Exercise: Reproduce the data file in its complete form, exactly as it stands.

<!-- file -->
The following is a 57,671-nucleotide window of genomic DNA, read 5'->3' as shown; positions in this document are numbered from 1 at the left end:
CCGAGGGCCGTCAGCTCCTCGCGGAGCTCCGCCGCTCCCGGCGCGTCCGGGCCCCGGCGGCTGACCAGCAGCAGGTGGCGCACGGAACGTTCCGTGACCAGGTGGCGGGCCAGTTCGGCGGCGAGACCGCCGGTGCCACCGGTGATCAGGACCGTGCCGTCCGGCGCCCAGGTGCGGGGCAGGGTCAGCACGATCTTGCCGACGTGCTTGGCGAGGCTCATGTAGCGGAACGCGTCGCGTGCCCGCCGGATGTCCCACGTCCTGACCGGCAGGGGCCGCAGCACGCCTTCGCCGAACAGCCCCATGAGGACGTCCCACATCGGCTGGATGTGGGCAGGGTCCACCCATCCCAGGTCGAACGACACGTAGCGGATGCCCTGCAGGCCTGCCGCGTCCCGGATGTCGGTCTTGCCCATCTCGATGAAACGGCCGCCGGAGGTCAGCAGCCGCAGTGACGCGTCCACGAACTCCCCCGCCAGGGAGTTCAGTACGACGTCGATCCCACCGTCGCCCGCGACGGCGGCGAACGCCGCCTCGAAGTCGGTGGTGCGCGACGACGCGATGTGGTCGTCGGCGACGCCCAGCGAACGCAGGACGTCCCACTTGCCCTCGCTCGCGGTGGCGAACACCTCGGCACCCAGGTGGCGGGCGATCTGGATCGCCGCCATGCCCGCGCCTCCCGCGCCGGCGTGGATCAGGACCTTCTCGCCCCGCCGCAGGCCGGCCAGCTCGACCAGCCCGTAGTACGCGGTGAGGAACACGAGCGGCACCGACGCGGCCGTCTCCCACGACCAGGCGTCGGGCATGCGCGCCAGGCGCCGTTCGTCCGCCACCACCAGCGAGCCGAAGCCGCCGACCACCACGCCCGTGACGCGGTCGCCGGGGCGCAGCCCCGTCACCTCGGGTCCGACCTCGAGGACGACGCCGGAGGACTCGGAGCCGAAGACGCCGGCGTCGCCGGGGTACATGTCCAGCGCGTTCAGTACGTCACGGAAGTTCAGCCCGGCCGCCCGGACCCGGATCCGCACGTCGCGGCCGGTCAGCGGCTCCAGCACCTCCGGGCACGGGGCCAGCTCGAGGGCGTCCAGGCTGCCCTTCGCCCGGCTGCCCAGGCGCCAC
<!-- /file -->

The following is a 57,671-nucleotide window of genomic DNA, read 5'->3' as shown; positions in this document are numbered from 1 at the left end:
CCGAGGGCCGTCAGCTCCTCGCGGAGCTCCGCCGCTCCCGGCGCGTCCGGGCCCCGGCGGCTGACCAGCAGCAGGTGGCGCACGGAACGTTCCGTGACCAGGTGGCGGGCCAGTTCGGCGGCGAGACCGCCGGTGCCACCGGTGATCAGGACCGTGCCGTCCGGCGCCCAGGTGCGGGGCAGGGTCAGCACGATCTTGCCGACGTGCTTGGCGAGGCTCATGTAGCGGAACGCGTCGCGTGCCCGCCGGATGTCCCACGTCCTGACCGGCAGGGGCCGCAGCACGCCTTCGCCGAACAGCCCCATGAGGACGTCCCACATCGGCTGGATGTGGGCAGGGTCCACCCATCCCAGGTCGAACGACACGTAGCGGATGCCCTGCAGGCCTGCCGCGTCCCGGATGTCGGTCTTGCCCATCTCGATGAAACGGCCGCCGGAGGTCAGCAGCCGCAGTGACGCGTCCACGAACTCCCCCGCCAGGGAGTTCAGTACGACGTCGATCCCACCGTCGCCCGCGACGGCGGCGAACGCCGCCTCGAAGTCGGTGGTGCGCGACGACGCGATGTGGTCGTCGGCGACGCCCAGCGAACGCAGGACGTCCCACTTGCCCTCGCTCGCGGTGGCGAACACCTCGGCACCCAGGTGGCGGGCGATCTGGATCGCCGCCATGCCCGCGCCTCCCGCGCCGGCGTGGATCAGGACCTTCTCGCCCCGCCGCAGGCCGGCCAGCTCGACCAGCCCGTAGTACGCGGTGAGGAACACGAGCGGCACCGACGCGGCCGTCTCCCACGACCAGGCGTCGGGCATGCGCGCCAGGCGCCGTTCGTCCGCCACCACCAGCGAGCCGAAGCCGCCGACCACCACGCCCGTGACGCGGTCGCCGGGGCGCAGCCCCGTCACCTCGGGTCCGACCTCGAGGACGACGCCGGAGGACTCGGAGCCGAAGACGCCGGCGTCGCCGGGGTACATGTCCAGCGCGTTCAGTACGTCACGGAAGTTCAGCCCGGCCGCCCGGACCCGGATCCGCACGTCGCGGCCGGTCAGCGGCTCCAGCACCTCCGGGCACGGGGCCAGCTCGAGGGCGTCCAGGCTGCCCTTCGCCCGGCTGCCCAGGCGCCAC